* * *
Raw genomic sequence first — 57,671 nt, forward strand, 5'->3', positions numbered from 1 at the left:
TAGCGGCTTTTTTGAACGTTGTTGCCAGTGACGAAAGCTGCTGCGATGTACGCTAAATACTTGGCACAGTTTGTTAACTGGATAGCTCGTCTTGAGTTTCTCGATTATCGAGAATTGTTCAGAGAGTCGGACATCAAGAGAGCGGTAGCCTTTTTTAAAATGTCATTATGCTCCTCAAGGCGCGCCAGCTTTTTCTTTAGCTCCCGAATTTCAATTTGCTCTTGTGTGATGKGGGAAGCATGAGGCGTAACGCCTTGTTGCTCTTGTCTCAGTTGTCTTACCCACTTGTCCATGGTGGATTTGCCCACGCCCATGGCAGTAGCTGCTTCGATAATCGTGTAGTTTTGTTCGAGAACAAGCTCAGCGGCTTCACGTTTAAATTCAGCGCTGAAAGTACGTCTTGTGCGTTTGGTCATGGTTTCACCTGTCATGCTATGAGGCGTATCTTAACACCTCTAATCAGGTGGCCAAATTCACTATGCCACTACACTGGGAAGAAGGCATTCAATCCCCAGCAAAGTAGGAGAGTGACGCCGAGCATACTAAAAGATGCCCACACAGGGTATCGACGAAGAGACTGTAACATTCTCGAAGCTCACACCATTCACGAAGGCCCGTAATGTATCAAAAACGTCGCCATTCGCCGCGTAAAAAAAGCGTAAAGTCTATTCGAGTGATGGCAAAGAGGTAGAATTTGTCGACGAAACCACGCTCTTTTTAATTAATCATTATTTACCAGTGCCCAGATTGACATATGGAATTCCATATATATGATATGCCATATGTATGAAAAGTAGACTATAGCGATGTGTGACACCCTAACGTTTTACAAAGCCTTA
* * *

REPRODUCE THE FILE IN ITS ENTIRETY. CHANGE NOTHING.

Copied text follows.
Raw genomic sequence first — 57,671 nt, forward strand, 5'->3', positions numbered from 1 at the left:
TAGCGGCTTTTTTGAACGTTGTTGCCAGTGACGAAAGCTGCTGCGATGTACGCTAAATACTTGGCACAGTTTGTTAACTGGATAGCTCGTCTTGAGTTTCTCGATTATCGAGAATTGTTCAGAGAGTCGGACATCAAGAGAGCGGTAGCCTTTTTTAAAATGTCATTATGCTCCTCAAGGCGCGCCAGCTTTTTCTTTAGCTCCCGAATTTCAATTTGCTCTTGTGTGATGKGGGAAGCATGAGGCGTAACGCCTTGTTGCTCTTGTCTCAGTTGTCTTACCCACTTGTCCATGGTGGATTTGCCCACGCCCATGGCAGTAGCTGCTTCGATAATCGTGTAGTTTTGTTCGAGAACAAGCTCAGCGGCTTCACGTTTAAATTCAGCGCTGAAAGTACGTCTTGTGCGTTTGGTCATGGTTTCACCTGTCATGCTATGAGGCGTATCTTAACACCTCTAATCAGGTGGCCAAATTCACTATGCCACTACACTGGGAAGAAGGCATTCAATCCCCAGCAAAGTAGGAGAGTGACGCCGAGCATACTAAAAGATGCCCACACAGGGTATCGACGAAGAGACTGTAACATTCTCGAAGCTCACACCATTCACGAAGGCCCGTAATGTATCAAAAACGTCGCCATTCGCCGCGTAAAAAAAGCGTAAAGTCTATTCGAGTGATGGCAAAGAGGTAGAATTTGTCGACGAAACCACGCTCTTTTTAATTAATCATTATTTACCAGTGCCCAGATTGACATATGGAATTCCATATATATGATATGCCATATGTATGAAAAGTAGACTATAGCGATGTGTGACACCCTAACGTTTTACAAAGCCTTA